In retrospect the move appears to have been adept, especially when you consider the post-paywall traffic decline of more than 1.2 million readers from the two papers.
MediaWeek's Sarah Shearman reports:
In May, the free-to-access website Timesonline.co.uk attracted 2.79 million unique users in the UK, a slight increase on the level of the previous three months.
News International launched its separate Thetimes.co.uk and Thesundaytimes.co.uk websites on 25 May. It made registration compulsory and began redirecting users from the old site on 15 June and started charging for access to both sites on 2 July.
According to ComScore, the combined number of unique visitors to the two new sites has fallen to 1.61 milion in July, from 2.22 million in June, and 2.79 million in May.
The average number of minutes each user spent on the site was 7.6 in May, 5.8 in June and 4 in July.
Page views have dropped from 29 million in May to 20 million in June and 9 million in July.
News International has run an introductory offer offering subscribers 30 days' access for £1. Its basic pricing is £1 for a day's access to The Times and The Sunday Times and £2 for a week, while subscribers to each newspaper get free access to the related website.
No indications have yet emerged from the company as to how many people have subscribed or how much revenue subscriptions have generated.
The figures relating to dwell time and page impressions on the site suggest the actual number of subscribers is much lower than the 1.6 million recorded by ComScore, with many people accessing the homepage and then moving on, adding to the overall unique users but drastically reducing average time spent on site.
Coming soon to your iPad or mobile device, Rupert Murdoch's News Corps brings you the news in what is being billed as a "new national digital newspaper to be distributed exclusively as paid content."
The new digital paper will be produced under the roof of Murdoch's New York Post so it is sure to tug News Corps' right-wing party line.
The Los Angeles Times Dawn C. Chmielewski reports:
News Corp. Chief Executive Rupert Murdoch is embarking on an ambitious plan for a new national digital newspaper to be distributed exclusively as paid content for tablet computers such as Apple Inc.'s iPad and mobile phones.
The initiative, which would directly compete with the New York Times, USA Today and other national publications, is the latest attempt by a major media organization to harness sexy new devices to reach readers who increasingly consume their news on the go. The development underscores how the iPad is transforming the reading habits of consumers much like the iPod changed how people listen to music.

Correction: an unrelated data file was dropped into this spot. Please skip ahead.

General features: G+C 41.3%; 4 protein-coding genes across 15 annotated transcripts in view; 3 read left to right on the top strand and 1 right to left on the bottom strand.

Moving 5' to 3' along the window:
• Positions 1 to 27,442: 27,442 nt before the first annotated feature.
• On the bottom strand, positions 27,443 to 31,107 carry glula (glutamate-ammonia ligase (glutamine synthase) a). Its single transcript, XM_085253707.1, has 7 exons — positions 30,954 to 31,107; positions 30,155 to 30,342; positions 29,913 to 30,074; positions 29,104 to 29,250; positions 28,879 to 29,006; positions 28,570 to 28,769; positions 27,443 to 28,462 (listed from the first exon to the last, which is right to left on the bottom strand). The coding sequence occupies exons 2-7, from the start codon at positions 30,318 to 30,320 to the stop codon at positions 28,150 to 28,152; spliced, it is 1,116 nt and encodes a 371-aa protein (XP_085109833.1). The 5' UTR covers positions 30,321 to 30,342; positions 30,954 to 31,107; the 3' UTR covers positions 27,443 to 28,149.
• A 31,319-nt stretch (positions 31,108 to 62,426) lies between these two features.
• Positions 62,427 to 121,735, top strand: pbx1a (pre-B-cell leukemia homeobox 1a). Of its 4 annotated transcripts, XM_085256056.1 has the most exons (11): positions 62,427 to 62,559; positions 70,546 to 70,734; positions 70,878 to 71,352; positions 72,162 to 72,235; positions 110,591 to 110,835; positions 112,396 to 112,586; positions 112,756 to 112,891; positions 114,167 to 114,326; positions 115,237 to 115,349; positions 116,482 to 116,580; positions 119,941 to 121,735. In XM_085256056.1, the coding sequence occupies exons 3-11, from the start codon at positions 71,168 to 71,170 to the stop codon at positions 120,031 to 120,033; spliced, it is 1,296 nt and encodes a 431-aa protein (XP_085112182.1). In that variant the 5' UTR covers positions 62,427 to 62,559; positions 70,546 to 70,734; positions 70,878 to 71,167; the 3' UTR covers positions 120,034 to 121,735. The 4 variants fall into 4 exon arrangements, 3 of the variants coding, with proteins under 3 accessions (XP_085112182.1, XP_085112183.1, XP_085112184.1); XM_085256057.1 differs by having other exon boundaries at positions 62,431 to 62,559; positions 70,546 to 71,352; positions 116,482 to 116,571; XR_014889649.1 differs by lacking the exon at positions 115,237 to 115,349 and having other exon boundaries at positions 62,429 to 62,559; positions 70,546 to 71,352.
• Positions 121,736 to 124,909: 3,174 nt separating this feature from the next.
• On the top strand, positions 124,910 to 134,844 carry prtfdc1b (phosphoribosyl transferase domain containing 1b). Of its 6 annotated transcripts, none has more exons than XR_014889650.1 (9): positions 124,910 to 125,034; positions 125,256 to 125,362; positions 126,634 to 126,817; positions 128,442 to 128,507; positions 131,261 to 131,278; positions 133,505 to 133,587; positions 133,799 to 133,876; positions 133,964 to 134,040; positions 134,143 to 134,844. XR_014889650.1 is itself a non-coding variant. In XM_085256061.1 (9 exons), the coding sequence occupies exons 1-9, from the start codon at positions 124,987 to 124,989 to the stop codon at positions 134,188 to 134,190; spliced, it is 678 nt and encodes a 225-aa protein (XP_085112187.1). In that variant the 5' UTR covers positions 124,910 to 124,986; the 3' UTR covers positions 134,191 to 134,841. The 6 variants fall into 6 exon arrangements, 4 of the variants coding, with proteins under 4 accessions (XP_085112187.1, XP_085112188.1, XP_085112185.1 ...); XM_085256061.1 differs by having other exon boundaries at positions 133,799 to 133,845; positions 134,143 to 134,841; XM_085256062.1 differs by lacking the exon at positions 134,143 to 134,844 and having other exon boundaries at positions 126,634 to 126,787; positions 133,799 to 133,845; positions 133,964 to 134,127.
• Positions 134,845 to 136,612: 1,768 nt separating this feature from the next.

"We'll have young people reading newspapers," the 79-year-old Murdoch said during the company's Aug. 4 earnings call. "It's a real game changer in the presentation of news."
Unlike News Corp.'s business-centric Wall Street Journal, the new digital newspaper would target a more general readership, offering short, snappy stories that could be digested quickly. The newsroom would operate under the auspices of Murdoch's New York Post and be overseen by its managing editor, Jesse Angelo. News Corp. has yet to set a launch date, although people familiar with the matter said the news organization would like it to debut by year's end.
Although it would draw the reporting resources of the Post and Dow Jones, Murdoch could potentially invest millions of dollars to staff the operation and charge a yet-to-be determined subscription fee. One person familiar with the plan said News Corp. envisions a staff of several dozen reporters and editors and that the budget has not yet been determined.
How long will it be until News Corps honcho Rupert Murdoch goes after those using the word "My" because of MySpace or Disney because its animated classic The Fox And The Hound has the word "Fox" in its title?
The Telegraph's Rupert Neate reports that Murdoch's BSkyB "has been ensconced in a legal battle with Skype for more than five years" because "because customer[s] might assume that 'Skype' is part of Sky."
A spokesman for Sky, which is 39.1pc-owned by Rupert Murdoch's News Corporation, said the company was trying to prevent Skype from using its trademark in relation to the sale of TV or internet service, because customer might assume that 'Skype' is part of Sky.
"Sky is involved in a long-running dispute with Skype in relation to several trade mark applications filed by Skype, including, but not limited to, television-related goods and services," the spokesman said. "The key contention in the dispute is that the brands 'Sky' and 'Skype' will be considered confusingly similar by members of the public."
Sky said it has taken legal action against a string of companies for attempting to piggyback on the "Sky" brand.
According to an article in the New York Post, Rupert Murdoch's News Corp (which owns the Post) is considering a "bid for the bankrupt Texas Rangers."
How cool would it be to see the Rangers playing at MySpace Field? A kid can dream can't he?
The Post's Josh Kosman reports:
Bidding for the suddenly resurgent baseball franchise will begin at $307 million, but a winning bid may be $100 million higher -- or more.
It could not be learned if News Corp., whose Fox Sports Southwest unit owns television rights to the team, would bid independently or as part of a group.
News Corp. may add its name to the list of wannabe owners of the suddenly competitive Texas Rangers baseball team.
There are several other potential bidders, including a group led by Hall of Famer and Rangers team president Nolan Ryan and a group led by Mark Cuban, the owner of the NBA's Dallas Mavericks.
It wouldn't be Murdoch's first foray into athletics. I highlighted the following report from The Independent in May:
Rugby club Melbourne Storm, which is owned by Murdoch's News Limited, has been at the centre of a major scandal, after players were found to have been receiving secret payments to stay at the club. This contravenes Australia's strict salary cap rules, and Murdoch has been fined a A$500,000. How many more fines can a magnate afford?